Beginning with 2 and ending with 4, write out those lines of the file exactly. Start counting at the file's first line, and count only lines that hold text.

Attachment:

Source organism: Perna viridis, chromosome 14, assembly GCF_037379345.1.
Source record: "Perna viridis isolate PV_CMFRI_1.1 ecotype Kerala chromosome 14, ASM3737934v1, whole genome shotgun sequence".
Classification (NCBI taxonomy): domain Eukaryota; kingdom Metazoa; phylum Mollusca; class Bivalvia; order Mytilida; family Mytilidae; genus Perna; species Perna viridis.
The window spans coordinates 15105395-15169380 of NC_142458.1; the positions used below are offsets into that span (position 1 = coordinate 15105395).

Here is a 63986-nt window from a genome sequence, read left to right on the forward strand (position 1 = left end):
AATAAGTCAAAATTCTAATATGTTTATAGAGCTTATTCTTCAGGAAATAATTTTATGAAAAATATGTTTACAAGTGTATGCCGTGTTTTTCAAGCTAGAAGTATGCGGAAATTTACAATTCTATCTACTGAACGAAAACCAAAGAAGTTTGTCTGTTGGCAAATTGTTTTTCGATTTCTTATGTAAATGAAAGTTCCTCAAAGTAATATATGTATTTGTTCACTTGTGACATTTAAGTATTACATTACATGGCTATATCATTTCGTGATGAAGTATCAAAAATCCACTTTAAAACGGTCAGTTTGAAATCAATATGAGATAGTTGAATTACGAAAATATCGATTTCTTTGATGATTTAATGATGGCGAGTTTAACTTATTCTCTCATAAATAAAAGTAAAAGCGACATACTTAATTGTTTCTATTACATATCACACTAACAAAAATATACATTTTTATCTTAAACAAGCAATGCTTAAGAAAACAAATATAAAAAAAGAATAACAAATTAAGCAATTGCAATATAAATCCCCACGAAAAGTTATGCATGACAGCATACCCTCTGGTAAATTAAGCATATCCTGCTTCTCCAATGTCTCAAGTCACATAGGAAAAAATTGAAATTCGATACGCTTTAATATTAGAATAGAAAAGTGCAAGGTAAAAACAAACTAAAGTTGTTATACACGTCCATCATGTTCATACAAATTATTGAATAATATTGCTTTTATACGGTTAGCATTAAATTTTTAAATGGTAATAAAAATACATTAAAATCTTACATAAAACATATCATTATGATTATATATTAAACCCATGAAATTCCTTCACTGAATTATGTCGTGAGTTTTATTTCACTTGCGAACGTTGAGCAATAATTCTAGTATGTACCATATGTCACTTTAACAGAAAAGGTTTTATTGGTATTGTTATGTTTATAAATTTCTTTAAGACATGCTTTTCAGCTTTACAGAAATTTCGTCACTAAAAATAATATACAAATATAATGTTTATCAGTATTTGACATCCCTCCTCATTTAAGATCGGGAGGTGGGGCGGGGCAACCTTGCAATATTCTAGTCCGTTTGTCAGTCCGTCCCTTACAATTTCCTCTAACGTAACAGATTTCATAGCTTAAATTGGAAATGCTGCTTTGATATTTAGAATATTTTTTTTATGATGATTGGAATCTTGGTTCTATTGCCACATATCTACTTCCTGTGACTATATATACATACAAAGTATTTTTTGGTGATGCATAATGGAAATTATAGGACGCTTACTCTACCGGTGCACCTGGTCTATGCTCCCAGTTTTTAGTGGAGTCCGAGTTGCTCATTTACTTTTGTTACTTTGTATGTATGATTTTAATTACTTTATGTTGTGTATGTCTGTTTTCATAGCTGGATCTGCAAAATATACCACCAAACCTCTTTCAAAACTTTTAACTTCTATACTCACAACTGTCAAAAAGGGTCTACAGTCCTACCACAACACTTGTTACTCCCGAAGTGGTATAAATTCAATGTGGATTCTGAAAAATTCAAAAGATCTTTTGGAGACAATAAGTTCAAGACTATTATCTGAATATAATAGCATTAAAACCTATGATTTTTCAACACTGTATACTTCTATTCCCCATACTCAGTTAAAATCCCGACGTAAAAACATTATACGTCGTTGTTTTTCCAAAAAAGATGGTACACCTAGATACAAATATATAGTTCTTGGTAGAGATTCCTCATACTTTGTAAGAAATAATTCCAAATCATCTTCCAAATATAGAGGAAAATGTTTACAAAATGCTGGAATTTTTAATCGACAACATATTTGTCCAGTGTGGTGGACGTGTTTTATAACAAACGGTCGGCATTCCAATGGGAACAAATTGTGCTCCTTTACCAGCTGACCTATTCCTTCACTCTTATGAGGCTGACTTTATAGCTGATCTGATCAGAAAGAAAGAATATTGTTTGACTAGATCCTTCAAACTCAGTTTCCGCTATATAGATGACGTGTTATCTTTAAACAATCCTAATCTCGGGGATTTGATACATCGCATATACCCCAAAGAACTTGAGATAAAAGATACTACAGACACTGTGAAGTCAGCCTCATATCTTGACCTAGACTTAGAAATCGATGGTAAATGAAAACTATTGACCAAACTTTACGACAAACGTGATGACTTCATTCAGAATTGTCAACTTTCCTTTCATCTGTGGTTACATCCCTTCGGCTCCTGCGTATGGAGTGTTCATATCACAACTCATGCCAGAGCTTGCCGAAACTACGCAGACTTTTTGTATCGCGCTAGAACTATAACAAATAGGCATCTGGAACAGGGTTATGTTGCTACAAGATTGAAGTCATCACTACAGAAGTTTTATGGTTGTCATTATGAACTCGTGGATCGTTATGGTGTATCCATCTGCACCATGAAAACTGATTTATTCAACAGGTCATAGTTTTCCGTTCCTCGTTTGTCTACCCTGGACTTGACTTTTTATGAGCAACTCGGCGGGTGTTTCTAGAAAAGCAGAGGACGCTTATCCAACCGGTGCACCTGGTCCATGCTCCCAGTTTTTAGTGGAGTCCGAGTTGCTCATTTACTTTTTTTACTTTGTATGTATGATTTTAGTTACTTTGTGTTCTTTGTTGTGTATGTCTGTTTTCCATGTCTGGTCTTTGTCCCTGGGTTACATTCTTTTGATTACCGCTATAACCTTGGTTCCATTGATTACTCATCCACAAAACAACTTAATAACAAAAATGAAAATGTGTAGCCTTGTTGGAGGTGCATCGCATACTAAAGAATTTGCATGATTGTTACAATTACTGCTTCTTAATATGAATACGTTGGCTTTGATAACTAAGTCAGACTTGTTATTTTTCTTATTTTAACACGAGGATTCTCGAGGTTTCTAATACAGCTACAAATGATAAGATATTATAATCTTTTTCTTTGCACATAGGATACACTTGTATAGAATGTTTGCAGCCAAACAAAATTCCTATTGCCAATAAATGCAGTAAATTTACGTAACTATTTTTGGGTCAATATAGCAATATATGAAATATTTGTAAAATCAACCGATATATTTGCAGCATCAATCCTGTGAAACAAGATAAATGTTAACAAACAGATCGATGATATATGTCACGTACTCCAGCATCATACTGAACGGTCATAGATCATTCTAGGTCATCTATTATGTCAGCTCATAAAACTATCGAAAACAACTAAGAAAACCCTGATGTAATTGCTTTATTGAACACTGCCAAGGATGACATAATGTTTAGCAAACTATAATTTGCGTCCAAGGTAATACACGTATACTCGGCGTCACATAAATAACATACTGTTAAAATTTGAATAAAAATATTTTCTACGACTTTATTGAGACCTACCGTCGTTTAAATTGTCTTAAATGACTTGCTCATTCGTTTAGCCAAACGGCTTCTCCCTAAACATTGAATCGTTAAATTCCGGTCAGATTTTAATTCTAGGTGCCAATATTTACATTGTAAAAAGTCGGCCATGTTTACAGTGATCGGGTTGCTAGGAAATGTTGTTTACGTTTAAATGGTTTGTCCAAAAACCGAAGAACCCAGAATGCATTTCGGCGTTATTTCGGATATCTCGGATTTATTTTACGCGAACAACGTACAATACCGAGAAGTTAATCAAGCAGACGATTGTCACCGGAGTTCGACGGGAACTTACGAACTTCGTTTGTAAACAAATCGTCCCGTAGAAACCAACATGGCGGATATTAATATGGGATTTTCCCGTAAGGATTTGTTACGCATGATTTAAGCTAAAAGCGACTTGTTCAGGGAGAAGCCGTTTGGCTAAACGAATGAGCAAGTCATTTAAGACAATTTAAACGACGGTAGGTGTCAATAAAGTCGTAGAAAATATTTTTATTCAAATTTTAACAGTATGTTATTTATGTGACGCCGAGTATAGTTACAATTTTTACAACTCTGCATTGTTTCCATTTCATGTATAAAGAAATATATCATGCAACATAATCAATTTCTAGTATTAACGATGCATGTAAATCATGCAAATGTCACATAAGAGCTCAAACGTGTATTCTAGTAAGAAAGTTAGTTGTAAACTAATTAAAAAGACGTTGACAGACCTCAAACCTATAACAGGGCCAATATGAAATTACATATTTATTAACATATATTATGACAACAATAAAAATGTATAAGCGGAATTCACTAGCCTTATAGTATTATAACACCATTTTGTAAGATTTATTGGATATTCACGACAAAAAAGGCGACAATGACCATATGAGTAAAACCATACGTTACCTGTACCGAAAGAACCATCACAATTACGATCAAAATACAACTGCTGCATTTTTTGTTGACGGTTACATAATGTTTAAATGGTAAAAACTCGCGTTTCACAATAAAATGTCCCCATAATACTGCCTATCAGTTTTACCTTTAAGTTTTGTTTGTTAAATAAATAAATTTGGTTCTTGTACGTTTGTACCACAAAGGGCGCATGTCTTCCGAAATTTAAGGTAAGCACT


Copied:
Source record: "Perna viridis isolate PV_CMFRI_1.1 ecotype Kerala chromosome 14, ASM3737934v1, whole genome shotgun sequence".
Classification (NCBI taxonomy): domain Eukaryota; kingdom Metazoa; phylum Mollusca; class Bivalvia; order Mytilida; family Mytilidae; genus Perna; species Perna viridis.
The window spans coordinates 15105395-15169380 of NC_142458.1; the positions used below are offsets into that span (position 1 = coordinate 15105395).